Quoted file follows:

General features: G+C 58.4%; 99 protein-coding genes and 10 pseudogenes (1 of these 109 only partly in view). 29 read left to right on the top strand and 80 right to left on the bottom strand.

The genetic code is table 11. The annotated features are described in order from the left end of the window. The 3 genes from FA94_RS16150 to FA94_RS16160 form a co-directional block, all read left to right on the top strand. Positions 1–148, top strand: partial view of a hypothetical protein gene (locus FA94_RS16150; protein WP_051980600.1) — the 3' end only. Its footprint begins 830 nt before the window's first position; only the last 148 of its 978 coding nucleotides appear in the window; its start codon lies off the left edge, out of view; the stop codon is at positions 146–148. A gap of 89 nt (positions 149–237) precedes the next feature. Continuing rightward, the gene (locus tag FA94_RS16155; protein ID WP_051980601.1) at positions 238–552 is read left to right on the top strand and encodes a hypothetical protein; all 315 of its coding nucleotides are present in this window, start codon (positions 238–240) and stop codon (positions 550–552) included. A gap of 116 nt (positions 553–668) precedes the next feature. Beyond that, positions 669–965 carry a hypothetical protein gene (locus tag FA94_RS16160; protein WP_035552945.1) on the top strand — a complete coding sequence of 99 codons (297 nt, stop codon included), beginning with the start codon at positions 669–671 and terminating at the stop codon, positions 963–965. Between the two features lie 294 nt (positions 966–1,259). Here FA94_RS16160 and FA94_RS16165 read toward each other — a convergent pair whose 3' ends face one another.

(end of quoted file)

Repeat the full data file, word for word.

General features: G+C 58.4%; 99 protein-coding genes and 10 pseudogenes (1 of these 109 only partly in view). 29 read left to right on the top strand and 80 right to left on the bottom strand.

The genetic code is table 11. The annotated features are described in order from the left end of the window. The 3 genes from FA94_RS16150 to FA94_RS16160 form a co-directional block, all read left to right on the top strand. Positions 1–148, top strand: partial view of a hypothetical protein gene (locus FA94_RS16150; protein WP_051980600.1) — the 3' end only. Its footprint begins 830 nt before the window's first position; only the last 148 of its 978 coding nucleotides appear in the window; its start codon lies off the left edge, out of view; the stop codon is at positions 146–148. A gap of 89 nt (positions 149–237) precedes the next feature. Continuing rightward, the gene (locus tag FA94_RS16155; protein ID WP_051980601.1) at positions 238–552 is read left to right on the top strand and encodes a hypothetical protein; all 315 of its coding nucleotides are present in this window, start codon (positions 238–240) and stop codon (positions 550–552) included. A gap of 116 nt (positions 553–668) precedes the next feature. Beyond that, positions 669–965 carry a hypothetical protein gene (locus tag FA94_RS16160; protein WP_035552945.1) on the top strand — a complete coding sequence of 99 codons (297 nt, stop codon included), beginning with the start codon at positions 669–671 and terminating at the stop codon, positions 963–965. Between the two features lie 294 nt (positions 966–1,259). Here FA94_RS16160 and FA94_RS16165 read toward each other — a convergent pair whose 3' ends face one another.